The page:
Friday, January 24, 2020
News 12 at 6 O'Clock/NBC at 7
AUGUSTA, Ga. (WRDW/WAGT) -- The cost of care can lead to inmates getting released unexpectedly from Webster Detention Center. Their families alleged it's all done to avoid big medical fees that often become pricier because health concerns go ignored.
State watchdogs say part of the problem is how many people are in jail in the first place. They're fighting to decrease overcrowding to raise the standard of care, starting with legislation that could send people to rehab and mental health clinics instead of cells.
"What we got left," Donna O'Keefe asked. "A phone that EMS stepped on. A wallet that had no money in it. A bunch of sympathy cards. But not my son."
Sean O'Keefe overdosed April 5, 2019 at home, two days after being unexpectedly released from Webster Detention. The 33-year-old was in jail on drug charges, with no bond, waiting on a hearing.
But he was waiting on something else, too: a surgery for skin wounds and abscess plaguing his body.
However, his mom tells our I-Team he was released the night before the scheduled surgery. A surgery the jail would have to cover if he were still in their custody.
"He said, 'Mom, they put me out. Just come and get me," Donna said.
The Richmond County Sheriff's Office does admit they release inmates for liability reasons. They told our I-Team, everyone gets medical care, and payment of treatment is not prioritized. The medical company in charge of the jail, Wellpath, echoes that point, adding their licensed staff provides care for all patients.
The Southern Center for Human Rights, which works for jail reform, says they found cases like Sean's do not come as a rarity. The watchdog, based out of Atlanta, also found the source of poor inmate medical care is not just about how much it costs, but how many need it.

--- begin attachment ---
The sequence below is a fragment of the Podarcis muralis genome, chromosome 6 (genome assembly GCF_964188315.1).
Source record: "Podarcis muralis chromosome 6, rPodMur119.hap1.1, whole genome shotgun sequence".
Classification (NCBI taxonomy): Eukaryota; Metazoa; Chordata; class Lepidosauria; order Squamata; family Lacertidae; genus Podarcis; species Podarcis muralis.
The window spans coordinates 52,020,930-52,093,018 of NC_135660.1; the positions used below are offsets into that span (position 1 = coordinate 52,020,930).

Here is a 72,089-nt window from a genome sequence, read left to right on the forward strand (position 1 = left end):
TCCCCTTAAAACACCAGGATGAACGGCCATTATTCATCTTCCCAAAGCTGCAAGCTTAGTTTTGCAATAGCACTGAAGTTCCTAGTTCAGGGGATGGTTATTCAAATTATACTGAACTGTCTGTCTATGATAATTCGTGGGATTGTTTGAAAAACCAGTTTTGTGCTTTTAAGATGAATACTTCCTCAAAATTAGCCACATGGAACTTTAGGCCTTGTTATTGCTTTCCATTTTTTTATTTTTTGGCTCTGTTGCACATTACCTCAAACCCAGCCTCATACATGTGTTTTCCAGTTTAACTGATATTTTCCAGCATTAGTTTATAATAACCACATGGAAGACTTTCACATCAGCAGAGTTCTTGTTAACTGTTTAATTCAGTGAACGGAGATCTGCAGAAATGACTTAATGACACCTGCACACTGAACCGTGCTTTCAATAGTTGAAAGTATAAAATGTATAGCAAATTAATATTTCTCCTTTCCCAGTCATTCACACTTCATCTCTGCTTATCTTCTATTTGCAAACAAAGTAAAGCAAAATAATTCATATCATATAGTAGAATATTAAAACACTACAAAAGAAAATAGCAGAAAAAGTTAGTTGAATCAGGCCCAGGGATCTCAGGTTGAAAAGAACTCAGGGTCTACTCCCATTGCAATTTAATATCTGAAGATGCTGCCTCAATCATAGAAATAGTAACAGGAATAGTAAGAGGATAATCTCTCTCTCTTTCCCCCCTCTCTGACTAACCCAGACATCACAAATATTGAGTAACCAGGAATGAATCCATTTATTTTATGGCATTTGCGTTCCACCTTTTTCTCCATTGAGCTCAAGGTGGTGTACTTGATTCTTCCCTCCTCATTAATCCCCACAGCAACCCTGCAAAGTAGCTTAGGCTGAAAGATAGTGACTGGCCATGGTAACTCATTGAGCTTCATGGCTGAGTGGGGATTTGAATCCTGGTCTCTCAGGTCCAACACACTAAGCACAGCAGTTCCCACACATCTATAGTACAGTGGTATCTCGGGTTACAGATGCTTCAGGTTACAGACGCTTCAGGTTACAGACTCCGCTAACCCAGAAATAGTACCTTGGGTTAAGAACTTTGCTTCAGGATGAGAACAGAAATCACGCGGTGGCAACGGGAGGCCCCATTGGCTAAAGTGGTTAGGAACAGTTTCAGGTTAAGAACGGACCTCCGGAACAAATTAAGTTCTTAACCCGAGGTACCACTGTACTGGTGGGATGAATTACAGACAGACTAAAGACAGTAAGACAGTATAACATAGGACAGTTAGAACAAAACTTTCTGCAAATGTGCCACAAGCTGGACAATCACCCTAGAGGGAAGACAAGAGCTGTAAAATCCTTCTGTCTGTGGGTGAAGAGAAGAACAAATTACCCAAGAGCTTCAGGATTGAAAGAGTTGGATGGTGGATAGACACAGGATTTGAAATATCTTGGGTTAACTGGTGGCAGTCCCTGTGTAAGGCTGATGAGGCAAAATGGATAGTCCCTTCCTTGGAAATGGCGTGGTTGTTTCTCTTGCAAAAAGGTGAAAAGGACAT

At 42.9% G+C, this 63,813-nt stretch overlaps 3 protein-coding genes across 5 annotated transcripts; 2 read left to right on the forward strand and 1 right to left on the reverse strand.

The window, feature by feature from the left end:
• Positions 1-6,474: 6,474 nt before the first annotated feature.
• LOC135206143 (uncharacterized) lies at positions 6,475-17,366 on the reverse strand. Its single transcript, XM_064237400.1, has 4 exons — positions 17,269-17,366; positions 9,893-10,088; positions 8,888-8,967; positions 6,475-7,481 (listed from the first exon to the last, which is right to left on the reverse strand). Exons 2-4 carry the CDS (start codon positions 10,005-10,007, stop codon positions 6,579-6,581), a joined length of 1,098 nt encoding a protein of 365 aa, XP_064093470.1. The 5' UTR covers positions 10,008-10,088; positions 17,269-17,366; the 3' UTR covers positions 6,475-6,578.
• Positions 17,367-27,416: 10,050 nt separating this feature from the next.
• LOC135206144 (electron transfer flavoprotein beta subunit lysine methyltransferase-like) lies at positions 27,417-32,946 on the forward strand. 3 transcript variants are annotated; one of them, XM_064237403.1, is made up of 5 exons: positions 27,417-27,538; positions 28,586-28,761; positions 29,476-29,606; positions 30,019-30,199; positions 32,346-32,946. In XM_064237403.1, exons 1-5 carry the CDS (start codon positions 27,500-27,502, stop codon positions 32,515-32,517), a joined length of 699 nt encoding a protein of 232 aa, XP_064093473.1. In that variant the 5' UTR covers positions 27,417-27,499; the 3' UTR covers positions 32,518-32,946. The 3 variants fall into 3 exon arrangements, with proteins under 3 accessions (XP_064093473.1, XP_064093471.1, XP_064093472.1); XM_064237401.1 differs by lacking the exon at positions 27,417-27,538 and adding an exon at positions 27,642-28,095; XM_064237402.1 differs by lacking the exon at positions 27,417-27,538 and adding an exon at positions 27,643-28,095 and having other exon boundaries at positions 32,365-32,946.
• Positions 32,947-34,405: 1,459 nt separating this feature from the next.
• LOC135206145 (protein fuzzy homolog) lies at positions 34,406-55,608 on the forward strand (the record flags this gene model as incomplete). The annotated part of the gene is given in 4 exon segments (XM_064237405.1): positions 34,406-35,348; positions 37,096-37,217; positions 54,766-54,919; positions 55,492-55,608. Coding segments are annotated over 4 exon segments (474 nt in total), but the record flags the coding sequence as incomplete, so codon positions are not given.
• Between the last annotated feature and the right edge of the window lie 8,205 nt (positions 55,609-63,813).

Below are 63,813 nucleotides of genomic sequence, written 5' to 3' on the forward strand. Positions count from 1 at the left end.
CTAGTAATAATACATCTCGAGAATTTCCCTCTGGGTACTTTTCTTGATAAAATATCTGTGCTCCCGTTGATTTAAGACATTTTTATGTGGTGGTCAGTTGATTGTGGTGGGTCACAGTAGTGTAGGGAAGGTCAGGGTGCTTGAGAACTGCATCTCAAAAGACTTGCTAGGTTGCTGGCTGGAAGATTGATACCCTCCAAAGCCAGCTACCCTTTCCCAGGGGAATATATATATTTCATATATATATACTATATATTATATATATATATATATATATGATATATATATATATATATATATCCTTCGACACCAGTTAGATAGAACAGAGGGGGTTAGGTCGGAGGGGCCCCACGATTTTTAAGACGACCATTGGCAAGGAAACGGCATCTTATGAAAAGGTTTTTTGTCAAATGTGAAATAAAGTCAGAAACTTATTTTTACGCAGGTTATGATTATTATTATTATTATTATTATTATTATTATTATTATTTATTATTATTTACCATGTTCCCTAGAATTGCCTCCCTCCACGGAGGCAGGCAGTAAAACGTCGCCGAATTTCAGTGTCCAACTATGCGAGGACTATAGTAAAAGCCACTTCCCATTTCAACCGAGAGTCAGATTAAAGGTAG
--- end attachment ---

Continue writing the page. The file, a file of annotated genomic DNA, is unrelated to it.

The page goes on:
SCHR told our I-Team inmate population needs to be examined and restructured on the county, state, and federal level.
It's why people across Georgia, like the O'Keefe's, are fighting for legislation called Casey's Law.
The law is named after Matthew Casey, who died from his drug addiction. It gives an addict's family power to seek drug treatment for them, instead of being faced with a criminal sentence for drug possession. Ultimately, it could drop the count of people behind bars.
Our I-Team revealed more than half of Webster inmates are non-violent offenders, many of those like Sean. Additionally, many who claim their medical concerns are overlooked or ignored.
Although both Wellpath and the sheriff's office maintains all inmates have around the clock access to care, families like the O'Keefe's are looking to Casey's Law to minimize the amount of care that's needed behind bars in the first place.
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